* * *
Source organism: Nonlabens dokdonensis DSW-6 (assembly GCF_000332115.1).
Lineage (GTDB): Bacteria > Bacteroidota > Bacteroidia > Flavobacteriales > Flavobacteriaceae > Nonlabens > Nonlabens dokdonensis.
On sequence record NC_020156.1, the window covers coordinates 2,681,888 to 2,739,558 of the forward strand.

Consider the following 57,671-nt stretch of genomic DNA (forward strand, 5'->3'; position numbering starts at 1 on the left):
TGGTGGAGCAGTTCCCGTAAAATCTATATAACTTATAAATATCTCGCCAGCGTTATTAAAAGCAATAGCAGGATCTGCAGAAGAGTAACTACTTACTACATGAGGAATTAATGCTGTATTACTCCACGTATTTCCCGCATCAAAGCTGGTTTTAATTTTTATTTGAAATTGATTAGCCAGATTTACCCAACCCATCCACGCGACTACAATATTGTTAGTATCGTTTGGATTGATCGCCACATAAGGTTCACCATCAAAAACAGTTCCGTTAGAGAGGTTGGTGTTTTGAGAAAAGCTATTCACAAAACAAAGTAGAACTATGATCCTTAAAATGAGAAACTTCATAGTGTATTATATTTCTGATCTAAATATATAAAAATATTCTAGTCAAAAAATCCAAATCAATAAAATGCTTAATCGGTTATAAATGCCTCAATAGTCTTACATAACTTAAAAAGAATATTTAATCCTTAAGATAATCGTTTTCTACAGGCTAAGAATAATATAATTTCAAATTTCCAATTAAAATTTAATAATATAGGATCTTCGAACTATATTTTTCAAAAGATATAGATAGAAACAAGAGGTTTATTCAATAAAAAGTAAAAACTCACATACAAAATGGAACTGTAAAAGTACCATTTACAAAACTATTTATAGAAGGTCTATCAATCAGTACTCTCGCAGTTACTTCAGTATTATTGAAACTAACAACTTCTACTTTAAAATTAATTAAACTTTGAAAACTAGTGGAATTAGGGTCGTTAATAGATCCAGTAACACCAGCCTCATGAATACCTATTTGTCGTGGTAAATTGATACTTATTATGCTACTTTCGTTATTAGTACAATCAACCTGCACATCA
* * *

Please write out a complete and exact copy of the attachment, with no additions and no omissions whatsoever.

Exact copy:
Source organism: Nonlabens dokdonensis DSW-6 (assembly GCF_000332115.1).
Lineage (GTDB): Bacteria > Bacteroidota > Bacteroidia > Flavobacteriales > Flavobacteriaceae > Nonlabens > Nonlabens dokdonensis.
On sequence record NC_020156.1, the window covers coordinates 2,681,888 to 2,739,558 of the forward strand.

Consider the following 57,671-nt stretch of genomic DNA (forward strand, 5'->3'; position numbering starts at 1 on the left):
TGGTGGAGCAGTTCCCGTAAAATCTATATAACTTATAAATATCTCGCCAGCGTTATTAAAAGCAATAGCAGGATCTGCAGAAGAGTAACTACTTACTACATGAGGAATTAATGCTGTATTACTCCACGTATTTCCCGCATCAAAGCTGGTTTTAATTTTTATTTGAAATTGATTAGCCAGATTTACCCAACCCATCCACGCGACTACAATATTGTTAGTATCGTTTGGATTGATCGCCACATAAGGTTCACCATCAAAAACAGTTCCGTTAGAGAGGTTGGTGTTTTGAGAAAAGCTATTCACAAAACAAAGTAGAACTATGATCCTTAAAATGAGAAACTTCATAGTGTATTATATTTCTGATCTAAATATATAAAAATATTCTAGTCAAAAAATCCAAATCAATAAAATGCTTAATCGGTTATAAATGCCTCAATAGTCTTACATAACTTAAAAAGAATATTTAATCCTTAAGATAATCGTTTTCTACAGGCTAAGAATAATATAATTTCAAATTTCCAATTAAAATTTAATAATATAGGATCTTCGAACTATATTTTTCAAAAGATATAGATAGAAACAAGAGGTTTATTCAATAAAAAGTAAAAACTCACATACAAAATGGAACTGTAAAAGTACCATTTACAAAACTATTTATAGAAGGTCTATCAATCAGTACTCTCGCAGTTACTTCAGTATTATTGAAACTAACAACTTCTACTTTAAAATTAATTAAACTTTGAAAACTAGTGGAATTAGGGTCGTTAATAGATCCAGTAACACCAGCCTCATGAATACCTATTTGTCGTGGTAAATTGATACTTATTATGCTACTTTCGTTATTAGTACAATCAACCTGCACATCA